Quality of Cut Finish

The table saw can be an incredibly accurate machine, especially if fitted with a sliding table such as those found on a panel saw or with a crosscut sled. Not only is the cut perfectly straight, but its very easy to get square and parallel cuts providing the fence has been setup correctly. In addition to this, a well maintained table saw blade will produce an extremely clean cut that may only need a light sanding after coming off the machine.
 
On a bandsaw however, it's very difficult to achieve this. Even if the machine has been setup to an optimum standard (See this video on how to do that) there will always be some sort of wobble or saw marks left over from the blade. In addition, cutting square and parallel on a bandsaw has its difficulties for the same reasons.
 
Don't get me wrong, you can get it very close. But it's not going to be anything close to a well setup table saw with a decent blade fitted.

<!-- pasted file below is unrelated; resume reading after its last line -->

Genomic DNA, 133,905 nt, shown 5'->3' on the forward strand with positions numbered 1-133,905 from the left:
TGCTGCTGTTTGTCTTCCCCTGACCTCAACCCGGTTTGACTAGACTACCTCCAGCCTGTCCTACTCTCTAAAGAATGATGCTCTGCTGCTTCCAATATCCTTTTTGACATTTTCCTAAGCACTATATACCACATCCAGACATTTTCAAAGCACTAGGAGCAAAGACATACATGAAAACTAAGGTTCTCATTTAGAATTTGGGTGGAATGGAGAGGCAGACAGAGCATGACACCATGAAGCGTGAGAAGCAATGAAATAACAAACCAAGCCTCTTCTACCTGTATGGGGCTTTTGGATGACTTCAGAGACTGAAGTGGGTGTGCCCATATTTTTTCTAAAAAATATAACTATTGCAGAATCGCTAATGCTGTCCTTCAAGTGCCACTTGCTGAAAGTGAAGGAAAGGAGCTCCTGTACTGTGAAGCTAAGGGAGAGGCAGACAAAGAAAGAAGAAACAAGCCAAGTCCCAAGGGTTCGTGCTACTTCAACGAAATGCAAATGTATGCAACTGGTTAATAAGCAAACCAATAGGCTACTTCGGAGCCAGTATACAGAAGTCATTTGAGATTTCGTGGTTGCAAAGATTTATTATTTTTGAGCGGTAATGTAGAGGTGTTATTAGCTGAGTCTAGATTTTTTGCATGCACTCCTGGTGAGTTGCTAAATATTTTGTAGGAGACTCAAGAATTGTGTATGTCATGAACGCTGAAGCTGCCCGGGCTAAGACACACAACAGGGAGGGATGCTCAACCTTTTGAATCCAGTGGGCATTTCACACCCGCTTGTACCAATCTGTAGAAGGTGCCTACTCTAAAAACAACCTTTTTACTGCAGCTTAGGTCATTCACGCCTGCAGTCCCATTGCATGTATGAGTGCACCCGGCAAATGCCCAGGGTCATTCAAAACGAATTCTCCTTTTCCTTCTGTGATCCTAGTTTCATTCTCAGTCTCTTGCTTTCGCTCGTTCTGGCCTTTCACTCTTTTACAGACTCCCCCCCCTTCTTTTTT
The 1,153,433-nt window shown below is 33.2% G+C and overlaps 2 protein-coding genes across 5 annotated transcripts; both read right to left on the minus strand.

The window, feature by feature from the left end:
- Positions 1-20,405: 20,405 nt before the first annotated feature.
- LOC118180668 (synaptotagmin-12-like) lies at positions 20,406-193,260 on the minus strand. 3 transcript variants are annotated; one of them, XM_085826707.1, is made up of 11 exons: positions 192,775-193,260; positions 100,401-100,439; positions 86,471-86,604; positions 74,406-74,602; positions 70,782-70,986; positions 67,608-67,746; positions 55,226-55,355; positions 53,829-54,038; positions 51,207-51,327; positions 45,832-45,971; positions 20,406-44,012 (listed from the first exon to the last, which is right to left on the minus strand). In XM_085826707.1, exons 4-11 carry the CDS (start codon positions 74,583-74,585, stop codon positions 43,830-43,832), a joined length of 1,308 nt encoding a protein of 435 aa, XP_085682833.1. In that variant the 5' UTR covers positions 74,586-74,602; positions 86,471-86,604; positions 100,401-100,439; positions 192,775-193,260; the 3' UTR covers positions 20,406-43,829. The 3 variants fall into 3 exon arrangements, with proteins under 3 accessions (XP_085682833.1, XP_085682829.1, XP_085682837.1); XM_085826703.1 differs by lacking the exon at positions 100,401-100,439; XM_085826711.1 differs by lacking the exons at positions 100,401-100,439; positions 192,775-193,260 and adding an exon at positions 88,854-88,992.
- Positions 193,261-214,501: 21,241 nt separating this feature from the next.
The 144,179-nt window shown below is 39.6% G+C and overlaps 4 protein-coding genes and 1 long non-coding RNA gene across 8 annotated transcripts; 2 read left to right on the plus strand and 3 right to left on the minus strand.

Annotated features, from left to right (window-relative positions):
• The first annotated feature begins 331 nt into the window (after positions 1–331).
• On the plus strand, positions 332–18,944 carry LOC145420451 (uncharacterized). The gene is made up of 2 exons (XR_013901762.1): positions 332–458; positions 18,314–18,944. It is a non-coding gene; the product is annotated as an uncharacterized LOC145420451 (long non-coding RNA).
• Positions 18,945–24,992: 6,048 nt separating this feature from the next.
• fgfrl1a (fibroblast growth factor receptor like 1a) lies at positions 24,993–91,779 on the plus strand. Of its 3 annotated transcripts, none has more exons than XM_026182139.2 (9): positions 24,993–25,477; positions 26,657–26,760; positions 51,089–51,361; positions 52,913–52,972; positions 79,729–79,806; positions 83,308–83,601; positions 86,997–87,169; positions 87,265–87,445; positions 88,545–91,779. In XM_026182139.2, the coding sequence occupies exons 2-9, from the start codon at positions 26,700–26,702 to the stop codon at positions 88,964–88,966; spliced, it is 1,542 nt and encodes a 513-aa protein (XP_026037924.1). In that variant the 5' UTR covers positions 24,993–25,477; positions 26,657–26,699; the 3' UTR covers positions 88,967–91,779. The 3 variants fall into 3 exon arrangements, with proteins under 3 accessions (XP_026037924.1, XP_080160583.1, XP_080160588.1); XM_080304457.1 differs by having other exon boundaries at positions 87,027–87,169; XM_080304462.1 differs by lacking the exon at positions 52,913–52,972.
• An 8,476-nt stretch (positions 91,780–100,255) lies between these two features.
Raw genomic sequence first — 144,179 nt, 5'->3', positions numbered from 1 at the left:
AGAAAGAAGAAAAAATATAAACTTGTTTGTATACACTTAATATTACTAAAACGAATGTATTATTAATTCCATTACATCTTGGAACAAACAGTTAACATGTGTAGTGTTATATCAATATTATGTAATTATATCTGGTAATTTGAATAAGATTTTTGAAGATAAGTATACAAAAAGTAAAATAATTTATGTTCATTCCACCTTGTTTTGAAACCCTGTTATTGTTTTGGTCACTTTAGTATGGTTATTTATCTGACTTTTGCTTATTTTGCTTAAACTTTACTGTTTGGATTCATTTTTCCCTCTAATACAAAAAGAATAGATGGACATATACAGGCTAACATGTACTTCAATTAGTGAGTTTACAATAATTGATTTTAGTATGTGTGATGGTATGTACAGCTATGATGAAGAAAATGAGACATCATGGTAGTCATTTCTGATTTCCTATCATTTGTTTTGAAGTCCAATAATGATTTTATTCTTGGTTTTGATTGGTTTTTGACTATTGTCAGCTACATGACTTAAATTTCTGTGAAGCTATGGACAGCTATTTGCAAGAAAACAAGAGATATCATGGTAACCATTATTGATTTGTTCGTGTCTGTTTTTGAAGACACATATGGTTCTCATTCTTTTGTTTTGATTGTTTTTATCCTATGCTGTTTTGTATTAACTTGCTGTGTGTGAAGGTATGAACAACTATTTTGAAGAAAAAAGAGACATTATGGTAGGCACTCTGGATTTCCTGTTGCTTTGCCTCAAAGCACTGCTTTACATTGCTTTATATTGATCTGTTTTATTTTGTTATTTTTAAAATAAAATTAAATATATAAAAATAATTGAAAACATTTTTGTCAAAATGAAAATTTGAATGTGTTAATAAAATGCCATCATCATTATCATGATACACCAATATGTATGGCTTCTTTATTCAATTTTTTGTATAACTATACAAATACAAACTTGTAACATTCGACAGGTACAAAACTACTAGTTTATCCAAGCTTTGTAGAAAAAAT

Blade Change

If you're working with a variety of materials, perhaps switching from crosscutting solid wood to ripping solid wood then cutting sheet material. You're going to want to swap the blade quickly and efficiently.
 
With a table saw, this is pretty easy. Undo the nut on the arbour, take the old blade off, put a new one on, tighten. Done.
 

With a bandsaw, this is a bit tricker. Because in most cases you need to reset the tension, the tracking, the bearings and possibly even the fence. It becomes a bit of a hassle especially if you need to do it multiple times in one day.

To avoid this setup time, many established workshops will have more than one bandsaw setup with different sized blades to suit different tasks!

Versatility

As discussed before, the table saw is perfect for your long, straight, square cuts. The bandsaw can do this to an extent with a slight trade off in accuracy and cut finish. Although there are many other advantages to a bandsaw that may negate these cons.
 
Being able to carry out curved cuts is a huge advantage a bandsaw has over a table saw. For woodturners hoping to size their own bowl blanks, its invalauable. Furniture makers may also find it useful when cutting curved templates or shaping rough profiles into chair legs ready to be shaped later. You simply cannot do this on a table saw.